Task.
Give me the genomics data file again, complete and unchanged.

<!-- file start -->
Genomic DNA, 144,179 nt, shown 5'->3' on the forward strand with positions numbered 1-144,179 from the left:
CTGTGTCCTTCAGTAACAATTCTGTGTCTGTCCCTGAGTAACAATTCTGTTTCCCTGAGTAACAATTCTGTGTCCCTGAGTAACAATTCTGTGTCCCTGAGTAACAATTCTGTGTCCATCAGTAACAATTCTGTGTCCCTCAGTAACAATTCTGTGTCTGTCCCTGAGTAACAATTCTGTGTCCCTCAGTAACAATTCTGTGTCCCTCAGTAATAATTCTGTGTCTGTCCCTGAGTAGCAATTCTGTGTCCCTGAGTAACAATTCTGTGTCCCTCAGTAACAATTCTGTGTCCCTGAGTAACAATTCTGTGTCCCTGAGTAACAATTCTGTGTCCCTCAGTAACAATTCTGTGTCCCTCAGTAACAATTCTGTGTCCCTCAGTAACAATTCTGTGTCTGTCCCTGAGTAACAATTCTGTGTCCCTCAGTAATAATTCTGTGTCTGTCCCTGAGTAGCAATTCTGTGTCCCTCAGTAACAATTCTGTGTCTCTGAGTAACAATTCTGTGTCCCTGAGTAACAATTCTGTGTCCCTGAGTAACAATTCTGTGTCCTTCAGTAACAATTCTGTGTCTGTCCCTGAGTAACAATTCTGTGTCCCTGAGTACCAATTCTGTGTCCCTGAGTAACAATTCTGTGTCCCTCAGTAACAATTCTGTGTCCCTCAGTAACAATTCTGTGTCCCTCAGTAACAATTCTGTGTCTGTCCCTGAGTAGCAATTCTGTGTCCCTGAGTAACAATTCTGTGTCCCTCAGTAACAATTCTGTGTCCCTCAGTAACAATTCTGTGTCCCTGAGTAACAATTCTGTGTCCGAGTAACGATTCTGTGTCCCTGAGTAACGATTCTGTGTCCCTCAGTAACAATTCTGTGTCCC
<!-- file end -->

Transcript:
Genomic DNA, 144,179 nt, shown 5'->3' on the forward strand with positions numbered 1-144,179 from the left:
CTGTGTCCTTCAGTAACAATTCTGTGTCTGTCCCTGAGTAACAATTCTGTTTCCCTGAGTAACAATTCTGTGTCCCTGAGTAACAATTCTGTGTCCCTGAGTAACAATTCTGTGTCCATCAGTAACAATTCTGTGTCCCTCAGTAACAATTCTGTGTCTGTCCCTGAGTAACAATTCTGTGTCCCTCAGTAACAATTCTGTGTCCCTCAGTAATAATTCTGTGTCTGTCCCTGAGTAGCAATTCTGTGTCCCTGAGTAACAATTCTGTGTCCCTCAGTAACAATTCTGTGTCCCTGAGTAACAATTCTGTGTCCCTGAGTAACAATTCTGTGTCCCTCAGTAACAATTCTGTGTCCCTCAGTAACAATTCTGTGTCCCTCAGTAACAATTCTGTGTCTGTCCCTGAGTAACAATTCTGTGTCCCTCAGTAATAATTCTGTGTCTGTCCCTGAGTAGCAATTCTGTGTCCCTCAGTAACAATTCTGTGTCTCTGAGTAACAATTCTGTGTCCCTGAGTAACAATTCTGTGTCCCTGAGTAACAATTCTGTGTCCTTCAGTAACAATTCTGTGTCTGTCCCTGAGTAACAATTCTGTGTCCCTGAGTACCAATTCTGTGTCCCTGAGTAACAATTCTGTGTCCCTCAGTAACAATTCTGTGTCCCTCAGTAACAATTCTGTGTCCCTCAGTAACAATTCTGTGTCTGTCCCTGAGTAGCAATTCTGTGTCCCTGAGTAACAATTCTGTGTCCCTCAGTAACAATTCTGTGTCCCTCAGTAACAATTCTGTGTCCCTGAGTAACAATTCTGTGTCCGAGTAACGATTCTGTGTCCCTGAGTAACGATTCTGTGTCCCTCAGTAACAATTCTGTGTCCC